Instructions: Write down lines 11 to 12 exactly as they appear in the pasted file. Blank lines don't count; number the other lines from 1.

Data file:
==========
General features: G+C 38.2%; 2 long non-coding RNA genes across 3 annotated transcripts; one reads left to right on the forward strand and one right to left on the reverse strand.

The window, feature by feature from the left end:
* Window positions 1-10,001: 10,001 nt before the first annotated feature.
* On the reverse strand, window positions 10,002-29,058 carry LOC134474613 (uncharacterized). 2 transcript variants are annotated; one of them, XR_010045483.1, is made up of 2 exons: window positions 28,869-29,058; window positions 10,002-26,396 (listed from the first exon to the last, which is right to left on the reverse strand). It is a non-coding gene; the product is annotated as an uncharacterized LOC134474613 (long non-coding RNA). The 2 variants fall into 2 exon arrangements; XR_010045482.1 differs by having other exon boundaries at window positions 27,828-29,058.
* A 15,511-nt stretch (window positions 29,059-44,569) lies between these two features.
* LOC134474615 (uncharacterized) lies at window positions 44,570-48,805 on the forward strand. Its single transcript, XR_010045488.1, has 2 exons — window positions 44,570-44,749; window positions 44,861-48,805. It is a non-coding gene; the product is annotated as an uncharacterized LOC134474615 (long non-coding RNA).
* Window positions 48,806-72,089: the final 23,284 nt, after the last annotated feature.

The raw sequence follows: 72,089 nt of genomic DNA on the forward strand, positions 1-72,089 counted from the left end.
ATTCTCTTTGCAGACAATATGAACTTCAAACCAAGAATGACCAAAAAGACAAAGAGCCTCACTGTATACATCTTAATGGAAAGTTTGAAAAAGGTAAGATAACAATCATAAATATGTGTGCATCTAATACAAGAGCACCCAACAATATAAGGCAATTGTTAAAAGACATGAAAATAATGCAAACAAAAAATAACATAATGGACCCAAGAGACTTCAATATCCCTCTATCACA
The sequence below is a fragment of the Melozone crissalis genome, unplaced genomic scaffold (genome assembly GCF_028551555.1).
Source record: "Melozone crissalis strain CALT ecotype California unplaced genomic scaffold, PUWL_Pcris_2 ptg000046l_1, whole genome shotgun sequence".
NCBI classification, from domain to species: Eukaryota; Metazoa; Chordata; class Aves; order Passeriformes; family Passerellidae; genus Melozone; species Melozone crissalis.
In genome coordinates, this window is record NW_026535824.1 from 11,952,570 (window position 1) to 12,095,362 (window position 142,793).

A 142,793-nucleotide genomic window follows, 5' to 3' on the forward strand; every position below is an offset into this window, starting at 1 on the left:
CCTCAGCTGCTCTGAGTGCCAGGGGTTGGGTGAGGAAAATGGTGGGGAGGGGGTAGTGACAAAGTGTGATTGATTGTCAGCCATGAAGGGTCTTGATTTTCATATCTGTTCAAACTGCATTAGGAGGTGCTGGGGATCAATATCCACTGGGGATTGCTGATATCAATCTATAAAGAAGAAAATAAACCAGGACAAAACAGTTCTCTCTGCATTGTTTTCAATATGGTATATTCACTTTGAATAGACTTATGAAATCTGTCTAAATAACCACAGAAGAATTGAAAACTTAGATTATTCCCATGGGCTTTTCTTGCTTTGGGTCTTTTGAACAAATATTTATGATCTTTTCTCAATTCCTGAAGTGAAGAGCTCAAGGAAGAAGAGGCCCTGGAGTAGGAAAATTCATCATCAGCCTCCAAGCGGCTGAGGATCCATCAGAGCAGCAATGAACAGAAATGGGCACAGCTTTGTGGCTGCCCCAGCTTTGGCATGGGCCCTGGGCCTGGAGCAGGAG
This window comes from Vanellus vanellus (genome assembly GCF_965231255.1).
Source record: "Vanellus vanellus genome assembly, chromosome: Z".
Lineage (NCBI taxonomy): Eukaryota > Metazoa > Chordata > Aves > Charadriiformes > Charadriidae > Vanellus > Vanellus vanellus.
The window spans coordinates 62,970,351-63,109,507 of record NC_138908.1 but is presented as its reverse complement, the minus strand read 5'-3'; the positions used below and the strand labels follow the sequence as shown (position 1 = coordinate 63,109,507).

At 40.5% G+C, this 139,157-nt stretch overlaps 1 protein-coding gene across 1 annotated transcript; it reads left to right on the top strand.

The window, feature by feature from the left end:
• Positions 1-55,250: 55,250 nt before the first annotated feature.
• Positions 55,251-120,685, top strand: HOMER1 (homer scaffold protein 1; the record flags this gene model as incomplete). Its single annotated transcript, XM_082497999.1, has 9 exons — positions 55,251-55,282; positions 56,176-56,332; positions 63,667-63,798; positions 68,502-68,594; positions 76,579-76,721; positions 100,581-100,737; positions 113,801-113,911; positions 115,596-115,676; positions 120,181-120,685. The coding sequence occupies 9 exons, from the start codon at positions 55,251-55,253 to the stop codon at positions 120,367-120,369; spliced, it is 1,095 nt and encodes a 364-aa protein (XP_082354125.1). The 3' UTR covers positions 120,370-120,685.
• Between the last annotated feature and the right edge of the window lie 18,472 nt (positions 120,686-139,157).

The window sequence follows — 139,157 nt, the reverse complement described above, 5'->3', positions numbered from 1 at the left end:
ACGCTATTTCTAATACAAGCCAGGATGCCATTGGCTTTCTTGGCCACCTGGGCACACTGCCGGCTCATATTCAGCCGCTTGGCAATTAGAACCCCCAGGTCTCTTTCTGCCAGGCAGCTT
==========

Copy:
Source record: "Melozone crissalis strain CALT ecotype California unplaced genomic scaffold, PUWL_Pcris_2 ptg000046l_1, whole genome shotgun sequence".
NCBI classification, from domain to species: Eukaryota; Metazoa; Chordata; class Aves; order Passeriformes; family Passerellidae; genus Melozone; species Melozone crissalis.